|School Funding Changes|
For better or for worse, but without choice
Councillors discussed changes to how local schools are funded.
Currently the council uses 37 different factors to calculate how much money is allocated to schools, but the Government want to reduce this to no more than 11.
This will mean some schools will receive more money next year and some will receive less.
Hounslow Council’s Cabinet Member for Education, Councillor Steve Curran said,
“The new arrangements will mean some schools will suffer, but the Government have left us with no other choice
“Of course, we are doing our best to minimise any negative impact on local schools’ budgets, and we are actively working to get the best possible outcome from what is a very difficult situation.”
The Government have said that no school will gain or lose more than 1.5 per cent (per pupil) of funding as a result of the new formula, for the next two financial years.
Schools have been asked their views on the new arrangements for Hounslow, which are being considered by the Schools Forum, which represents local schools, before a proposal is sent to the Government at the end of the month.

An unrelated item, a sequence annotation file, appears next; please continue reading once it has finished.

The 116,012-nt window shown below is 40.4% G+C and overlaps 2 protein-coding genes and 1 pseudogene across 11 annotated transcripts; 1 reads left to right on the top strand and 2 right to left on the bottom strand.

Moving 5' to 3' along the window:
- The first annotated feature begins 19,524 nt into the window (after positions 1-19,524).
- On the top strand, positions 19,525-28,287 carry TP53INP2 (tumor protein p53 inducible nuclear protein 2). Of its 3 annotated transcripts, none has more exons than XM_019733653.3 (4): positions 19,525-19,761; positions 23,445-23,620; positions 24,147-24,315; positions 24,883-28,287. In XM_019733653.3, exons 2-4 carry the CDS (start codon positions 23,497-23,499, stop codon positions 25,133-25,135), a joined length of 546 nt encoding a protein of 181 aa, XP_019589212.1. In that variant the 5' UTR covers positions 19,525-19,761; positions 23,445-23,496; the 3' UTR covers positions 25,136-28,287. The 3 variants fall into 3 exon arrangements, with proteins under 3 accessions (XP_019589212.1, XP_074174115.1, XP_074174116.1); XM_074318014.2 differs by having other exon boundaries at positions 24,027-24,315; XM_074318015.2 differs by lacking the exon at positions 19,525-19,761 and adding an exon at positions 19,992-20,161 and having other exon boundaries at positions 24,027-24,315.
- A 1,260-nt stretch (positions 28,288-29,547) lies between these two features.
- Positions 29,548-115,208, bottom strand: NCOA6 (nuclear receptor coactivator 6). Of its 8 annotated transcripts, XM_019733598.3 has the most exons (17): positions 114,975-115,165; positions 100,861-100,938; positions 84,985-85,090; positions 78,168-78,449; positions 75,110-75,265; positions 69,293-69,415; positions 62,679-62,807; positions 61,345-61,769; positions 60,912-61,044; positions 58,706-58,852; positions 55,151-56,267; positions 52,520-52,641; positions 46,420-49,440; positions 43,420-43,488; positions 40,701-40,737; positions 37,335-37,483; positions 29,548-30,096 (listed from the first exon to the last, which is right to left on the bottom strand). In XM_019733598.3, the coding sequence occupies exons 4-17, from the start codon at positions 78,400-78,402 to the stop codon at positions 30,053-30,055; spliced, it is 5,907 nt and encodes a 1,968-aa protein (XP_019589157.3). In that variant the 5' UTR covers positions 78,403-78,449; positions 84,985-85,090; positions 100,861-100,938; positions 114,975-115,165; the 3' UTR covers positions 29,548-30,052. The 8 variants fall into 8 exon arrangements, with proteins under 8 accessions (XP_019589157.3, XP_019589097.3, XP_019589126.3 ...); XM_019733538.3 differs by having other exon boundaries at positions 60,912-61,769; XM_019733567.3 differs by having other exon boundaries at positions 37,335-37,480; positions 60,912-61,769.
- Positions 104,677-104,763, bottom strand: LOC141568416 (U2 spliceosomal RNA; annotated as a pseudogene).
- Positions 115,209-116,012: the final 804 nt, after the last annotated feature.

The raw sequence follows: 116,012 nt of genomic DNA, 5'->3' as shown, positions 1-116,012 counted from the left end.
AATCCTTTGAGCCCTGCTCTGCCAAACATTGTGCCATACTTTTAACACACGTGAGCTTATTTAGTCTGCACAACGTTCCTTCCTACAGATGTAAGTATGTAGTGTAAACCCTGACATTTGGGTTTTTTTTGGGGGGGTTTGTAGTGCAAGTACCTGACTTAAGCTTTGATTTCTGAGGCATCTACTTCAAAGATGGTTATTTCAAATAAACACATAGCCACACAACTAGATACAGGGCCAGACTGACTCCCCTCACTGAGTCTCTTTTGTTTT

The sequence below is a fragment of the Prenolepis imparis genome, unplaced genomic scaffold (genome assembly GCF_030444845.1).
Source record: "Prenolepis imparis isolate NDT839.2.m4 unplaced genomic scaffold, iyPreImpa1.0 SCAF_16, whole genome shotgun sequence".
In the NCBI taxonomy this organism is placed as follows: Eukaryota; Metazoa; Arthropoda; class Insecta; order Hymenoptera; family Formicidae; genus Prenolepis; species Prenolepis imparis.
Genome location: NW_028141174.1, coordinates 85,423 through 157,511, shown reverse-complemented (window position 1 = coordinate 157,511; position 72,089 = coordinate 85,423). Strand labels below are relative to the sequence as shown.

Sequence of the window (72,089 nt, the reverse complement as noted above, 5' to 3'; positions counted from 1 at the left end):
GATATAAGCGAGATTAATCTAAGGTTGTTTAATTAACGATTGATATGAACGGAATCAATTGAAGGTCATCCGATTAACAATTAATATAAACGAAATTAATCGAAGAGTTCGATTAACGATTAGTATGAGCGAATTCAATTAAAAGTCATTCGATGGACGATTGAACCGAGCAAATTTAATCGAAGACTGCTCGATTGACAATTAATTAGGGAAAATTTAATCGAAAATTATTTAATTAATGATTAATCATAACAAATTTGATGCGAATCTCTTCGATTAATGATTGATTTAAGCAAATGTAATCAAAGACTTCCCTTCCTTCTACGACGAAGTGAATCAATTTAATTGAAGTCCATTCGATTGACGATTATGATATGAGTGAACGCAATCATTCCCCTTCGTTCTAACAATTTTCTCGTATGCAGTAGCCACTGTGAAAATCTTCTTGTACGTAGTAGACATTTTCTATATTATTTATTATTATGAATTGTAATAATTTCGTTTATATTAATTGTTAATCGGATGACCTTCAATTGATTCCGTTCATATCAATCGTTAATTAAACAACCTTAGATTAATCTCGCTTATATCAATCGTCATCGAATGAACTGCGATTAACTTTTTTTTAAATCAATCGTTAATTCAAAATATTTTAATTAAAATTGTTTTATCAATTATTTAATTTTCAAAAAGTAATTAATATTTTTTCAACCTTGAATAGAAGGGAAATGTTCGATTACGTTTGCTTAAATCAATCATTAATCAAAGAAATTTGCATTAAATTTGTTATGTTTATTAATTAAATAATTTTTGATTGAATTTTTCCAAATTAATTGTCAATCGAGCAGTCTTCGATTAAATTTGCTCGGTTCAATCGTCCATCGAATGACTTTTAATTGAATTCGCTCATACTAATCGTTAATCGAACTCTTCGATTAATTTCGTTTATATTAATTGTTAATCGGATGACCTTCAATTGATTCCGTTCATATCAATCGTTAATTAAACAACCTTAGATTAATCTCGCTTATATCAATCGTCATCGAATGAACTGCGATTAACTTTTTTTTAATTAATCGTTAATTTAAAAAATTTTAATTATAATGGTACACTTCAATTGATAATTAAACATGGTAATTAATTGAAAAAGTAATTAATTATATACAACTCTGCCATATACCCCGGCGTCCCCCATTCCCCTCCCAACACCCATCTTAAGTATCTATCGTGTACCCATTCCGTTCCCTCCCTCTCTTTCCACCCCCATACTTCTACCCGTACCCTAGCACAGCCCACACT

“This is a tremendous opportunity to deliver better joined-up services as we can bring together public health protection and improvement with our own leisure and recreation, housing and regulatory services to improve the well-being of all our residents.”
Brent Council’s Executive committee will consider a report on 15 October on the proposal to share a Director of Public Health.
Brent Council’s Director of Adult Social Services, Alison Elliott, said:
“We are proposing a new approach to public health and, if this is agreed, we will work with Hounslow to appoint a Director of Public Health who can invigorate health improvement, working across the council and with our partners including the major hospitals, GP commissioners and the voluntary sector in Brent.
“A joint Director of Public Health could bring the best from both boroughs together, have more influence with stakeholders and help the whole council embrace the opportunities provided by the public health transfer.”
Both councils have existing public health teams, but the new Director will deliver a greater strategic overview for both councils, working closely with each borough’s Health and Wellbeing Board and senior management teams to adopt a sensible, logical and holistic approach to public health.
The recruitment process will begin in mid-October, subject to approval by both councils. For more information on the proposal, click here.
October 10, 2012